Moving forward with more planting, they started putting in hardwood trees in an old pasture in 1993, with 250 trees planted for about four years in a row. Soon after, the Groves were honored by the state with the Outstanding Tree Farmer of the Year Award.

Accolades aside, they continued to manage their land. They thinned their pines, not once, but twice resulting in nearly 50 tractor-trailer loads of pulpwood — over 1M pounds — to go to market and support the paper and pulp industry. Crop tree releases were conducted over several years, and a new forest management plan was drawn up in 2004. Conservation is also an essential part of the Groves’ land management, as evident by the Forest Conservation Easement put on 74 acres back in 2006, which included planting another 14 acres of trees.

Just 5 years ago, yet another forest management plan was designed for their constantly evolving woodlands. “Maintenance is our main objective now,” Don says. This includes managing invasive species like oriental bittersweet and autumn olive and supplemental plantings to replace the ash trees that have been lost to the invasive emerald ash borer. “Invasives, that’s the biggest challenge. Trying to keep even with them because you don’t get ahead of them,” notes Don. Another huge challenge for the couple is no local sawmill, and as Linda points out, “there is no easy way to market our trees.”

With the need for diversity in the face of these challenges for woodland managers, there are multiple objectives for the Groves and their land: wildlife habitat, timber and pulpwood production, hunting and fishing, bird watching and wildlife photography, cross country skiing, and sledding. An additional benefit for good land stewards like the Groves is the exercise and stress relief that comes with simply walking in the woods. “Emotionally, it is the biggest benefit,” says Don. Also, thanks to the invasive emerald ash borer, the Groves have plenty of firewood due to the dead ash trees, unfortunately. But they run their wood boiler 90% of the time to heat the farmhouse and have turned that challenge into a forest resource opportunity.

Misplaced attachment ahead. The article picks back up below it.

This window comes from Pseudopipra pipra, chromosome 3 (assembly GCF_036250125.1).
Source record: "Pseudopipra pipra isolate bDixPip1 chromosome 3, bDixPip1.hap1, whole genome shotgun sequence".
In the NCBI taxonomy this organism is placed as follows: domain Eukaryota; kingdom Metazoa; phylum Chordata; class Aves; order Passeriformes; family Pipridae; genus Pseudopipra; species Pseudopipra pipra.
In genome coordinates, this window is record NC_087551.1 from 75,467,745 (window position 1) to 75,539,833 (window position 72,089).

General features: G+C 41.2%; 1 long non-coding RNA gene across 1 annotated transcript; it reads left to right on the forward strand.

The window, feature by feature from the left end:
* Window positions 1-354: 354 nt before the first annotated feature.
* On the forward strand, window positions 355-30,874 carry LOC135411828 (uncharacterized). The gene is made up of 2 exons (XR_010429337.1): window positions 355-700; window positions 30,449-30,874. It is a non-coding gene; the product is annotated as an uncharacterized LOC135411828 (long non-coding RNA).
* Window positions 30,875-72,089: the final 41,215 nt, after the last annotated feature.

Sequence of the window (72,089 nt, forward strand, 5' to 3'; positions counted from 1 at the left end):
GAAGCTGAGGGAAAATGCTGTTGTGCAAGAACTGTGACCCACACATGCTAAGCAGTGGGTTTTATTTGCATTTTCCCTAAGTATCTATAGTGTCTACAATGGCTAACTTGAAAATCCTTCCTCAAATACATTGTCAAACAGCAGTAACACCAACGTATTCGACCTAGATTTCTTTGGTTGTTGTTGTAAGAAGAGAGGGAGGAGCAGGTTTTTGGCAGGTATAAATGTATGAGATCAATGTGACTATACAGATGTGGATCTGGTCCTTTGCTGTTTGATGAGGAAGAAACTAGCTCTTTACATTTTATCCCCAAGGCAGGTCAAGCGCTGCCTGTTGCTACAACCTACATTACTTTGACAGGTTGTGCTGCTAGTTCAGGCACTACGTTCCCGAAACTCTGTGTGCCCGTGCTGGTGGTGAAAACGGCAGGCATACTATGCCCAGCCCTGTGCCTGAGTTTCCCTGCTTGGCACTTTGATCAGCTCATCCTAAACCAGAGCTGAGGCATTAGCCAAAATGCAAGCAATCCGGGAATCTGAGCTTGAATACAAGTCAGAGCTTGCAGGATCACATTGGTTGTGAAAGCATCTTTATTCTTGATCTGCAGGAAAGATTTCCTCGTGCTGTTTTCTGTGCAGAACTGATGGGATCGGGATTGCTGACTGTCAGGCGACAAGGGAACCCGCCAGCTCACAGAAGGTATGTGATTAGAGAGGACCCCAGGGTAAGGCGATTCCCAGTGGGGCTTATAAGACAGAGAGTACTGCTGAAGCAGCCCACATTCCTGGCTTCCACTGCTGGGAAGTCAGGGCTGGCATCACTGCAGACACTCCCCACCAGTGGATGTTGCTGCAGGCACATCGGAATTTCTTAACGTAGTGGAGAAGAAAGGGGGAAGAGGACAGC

Their property has been a conservation demonstration site for the University of Maryland Extension Service Woodland Stewards for over 15 years. “We always had something to show them,” he says, whether it was the wildlife food plots, wildflower patches, maintenance going on, or everything else planted on the property. The couple is truly self-taught and used to go to Virginia Tech Forestry Field Days when they could and talk with their local forester and learn as much as possible.

The Groves even joined the Maryland Forests Association and were on the board for about three years. A Legacy Award was given to them by MFA in 2006. They see forestry products advocacy as going in the right direction, advising that focusing on education is the most important and necessary focus going forward.

Looking back, Don says, “there’s not a whole lot we would have done differently, but maybe start sooner. The sooner you start planting trees, the farther along you are.” The Groves know the trees they planted they won’t see harvested, “but somebody will.” His last bit of advice for those tree farmers out there: “If you want to make money in trees, you have to buy land that already has trees on it. That’s just the facts.”






What is a Tree Farm?

Ruffed Grouse Society

University of Maryland Extension- Woodland Stewardship

Maryland's Forests- Great for the Environment and the Economy

Why Join MFA

Join MFA


Don Grove shown with George Eberling, DNR Western Maryland Regional Forester